I was sipping coffee with my friend Bruce late last week. When he works with groups, he has one key question: What problem are you trying to solve? On the one hand, I love any focus that brings concentration and intentional thinking to an organization, and problem solving does that. On the other, I see all the literature on being driven by assets rather than barriers.
I asked Bruce if he thought problems and opportunities belonged at opposite ends of the same continuum. He said he did not think so and that problem-solving was strategic while opportunity response was tactical. That really prompted me to think deeper.
I get his logic. Problems are long term and durable. We need strategies to solve them. Opportunities are often fragile and short lived. You must take the tide before it has gone out and see where it takes you. This, for me, elevates the term “tactics.” It also frees me from the bromide observation that “every problem is just an opportunity in disguise”. This is such a limiting proposition as it suggests beginning with problems. To find and harness opportunity, I do not need to start with a problem or a strategy. Something looks like it could add value and I jump to try it. This is innovation, which is a superb method of planned change.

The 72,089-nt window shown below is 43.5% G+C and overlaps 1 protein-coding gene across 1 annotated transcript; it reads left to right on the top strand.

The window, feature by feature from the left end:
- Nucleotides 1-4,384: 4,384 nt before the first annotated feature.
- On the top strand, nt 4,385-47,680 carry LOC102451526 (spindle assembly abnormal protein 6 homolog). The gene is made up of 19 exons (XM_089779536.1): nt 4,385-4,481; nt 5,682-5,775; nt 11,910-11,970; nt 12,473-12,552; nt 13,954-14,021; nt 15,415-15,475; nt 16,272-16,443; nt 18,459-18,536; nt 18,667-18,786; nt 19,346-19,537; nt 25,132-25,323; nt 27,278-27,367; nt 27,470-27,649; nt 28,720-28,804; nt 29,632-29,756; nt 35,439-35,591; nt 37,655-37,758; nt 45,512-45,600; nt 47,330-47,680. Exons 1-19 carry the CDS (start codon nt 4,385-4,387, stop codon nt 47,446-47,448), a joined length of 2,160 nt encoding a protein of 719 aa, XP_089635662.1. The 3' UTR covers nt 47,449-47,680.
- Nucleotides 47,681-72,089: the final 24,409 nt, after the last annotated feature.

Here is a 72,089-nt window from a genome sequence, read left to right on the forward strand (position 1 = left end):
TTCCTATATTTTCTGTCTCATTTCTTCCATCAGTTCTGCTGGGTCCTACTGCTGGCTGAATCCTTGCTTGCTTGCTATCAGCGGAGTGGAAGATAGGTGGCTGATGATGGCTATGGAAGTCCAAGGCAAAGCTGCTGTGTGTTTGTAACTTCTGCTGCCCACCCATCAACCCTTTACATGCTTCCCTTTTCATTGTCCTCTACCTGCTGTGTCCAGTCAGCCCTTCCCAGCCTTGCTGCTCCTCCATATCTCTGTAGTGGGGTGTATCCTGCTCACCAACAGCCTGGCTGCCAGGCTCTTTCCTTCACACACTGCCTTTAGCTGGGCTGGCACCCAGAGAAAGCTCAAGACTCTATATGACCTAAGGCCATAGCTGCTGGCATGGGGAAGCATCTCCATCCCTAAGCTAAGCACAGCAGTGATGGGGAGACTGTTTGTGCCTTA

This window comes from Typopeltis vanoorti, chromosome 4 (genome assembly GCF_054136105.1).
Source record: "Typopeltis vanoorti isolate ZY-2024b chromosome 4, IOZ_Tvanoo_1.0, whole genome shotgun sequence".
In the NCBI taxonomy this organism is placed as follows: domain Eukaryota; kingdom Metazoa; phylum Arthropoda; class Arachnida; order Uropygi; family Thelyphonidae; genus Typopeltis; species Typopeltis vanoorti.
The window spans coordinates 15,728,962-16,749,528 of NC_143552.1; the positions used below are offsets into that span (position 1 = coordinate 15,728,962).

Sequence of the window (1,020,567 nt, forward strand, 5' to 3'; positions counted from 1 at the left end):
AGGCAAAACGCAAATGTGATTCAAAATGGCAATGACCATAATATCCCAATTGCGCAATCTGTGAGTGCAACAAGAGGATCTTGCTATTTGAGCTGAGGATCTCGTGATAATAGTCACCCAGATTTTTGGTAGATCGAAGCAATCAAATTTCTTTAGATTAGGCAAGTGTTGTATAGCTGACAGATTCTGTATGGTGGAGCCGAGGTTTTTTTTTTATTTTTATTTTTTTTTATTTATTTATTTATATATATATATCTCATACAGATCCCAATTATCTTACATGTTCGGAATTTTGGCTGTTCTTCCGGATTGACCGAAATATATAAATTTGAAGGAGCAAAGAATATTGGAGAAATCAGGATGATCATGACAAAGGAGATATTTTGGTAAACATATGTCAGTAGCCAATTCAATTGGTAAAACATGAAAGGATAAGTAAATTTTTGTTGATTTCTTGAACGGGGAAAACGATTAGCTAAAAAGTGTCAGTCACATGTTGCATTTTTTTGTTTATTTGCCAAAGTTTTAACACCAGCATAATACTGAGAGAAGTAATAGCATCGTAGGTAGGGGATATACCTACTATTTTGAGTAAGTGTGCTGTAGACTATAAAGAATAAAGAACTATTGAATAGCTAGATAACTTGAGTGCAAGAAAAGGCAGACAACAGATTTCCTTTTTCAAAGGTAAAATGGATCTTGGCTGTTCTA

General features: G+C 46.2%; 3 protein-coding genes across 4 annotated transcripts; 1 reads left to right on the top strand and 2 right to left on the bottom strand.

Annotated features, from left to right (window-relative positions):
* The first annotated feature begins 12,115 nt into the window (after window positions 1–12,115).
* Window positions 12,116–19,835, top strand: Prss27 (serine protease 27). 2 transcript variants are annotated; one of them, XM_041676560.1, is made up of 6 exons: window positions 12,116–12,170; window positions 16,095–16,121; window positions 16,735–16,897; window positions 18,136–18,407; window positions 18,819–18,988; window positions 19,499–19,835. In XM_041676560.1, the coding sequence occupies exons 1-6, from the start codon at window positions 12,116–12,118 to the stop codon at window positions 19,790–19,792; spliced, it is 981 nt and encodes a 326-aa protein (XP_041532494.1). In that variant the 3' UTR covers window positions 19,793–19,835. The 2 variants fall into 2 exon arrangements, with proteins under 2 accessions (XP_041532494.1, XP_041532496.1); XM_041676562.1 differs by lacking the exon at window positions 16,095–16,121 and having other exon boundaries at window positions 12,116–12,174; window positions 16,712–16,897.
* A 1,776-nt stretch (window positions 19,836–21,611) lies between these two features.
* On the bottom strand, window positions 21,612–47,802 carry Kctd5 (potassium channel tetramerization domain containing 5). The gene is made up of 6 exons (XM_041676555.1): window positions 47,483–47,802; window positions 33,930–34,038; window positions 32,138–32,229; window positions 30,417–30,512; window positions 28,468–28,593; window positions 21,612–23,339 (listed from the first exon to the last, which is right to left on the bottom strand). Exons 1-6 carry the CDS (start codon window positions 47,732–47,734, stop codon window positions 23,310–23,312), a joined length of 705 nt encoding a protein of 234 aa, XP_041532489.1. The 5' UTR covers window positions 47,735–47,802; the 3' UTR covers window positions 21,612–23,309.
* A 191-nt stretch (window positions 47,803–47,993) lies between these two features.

As I think about it most methods are tactical. When I hear organizations proclaim that their strategy is innovation, I typically find little experimentation. They have located trying new things at too high a level. Drop down to the level of what is spontaneous and generate both heat and light. Who has an idea for a new approach that will outperform a present practice? Good tactics may sometimes precede rather than follow good strategy!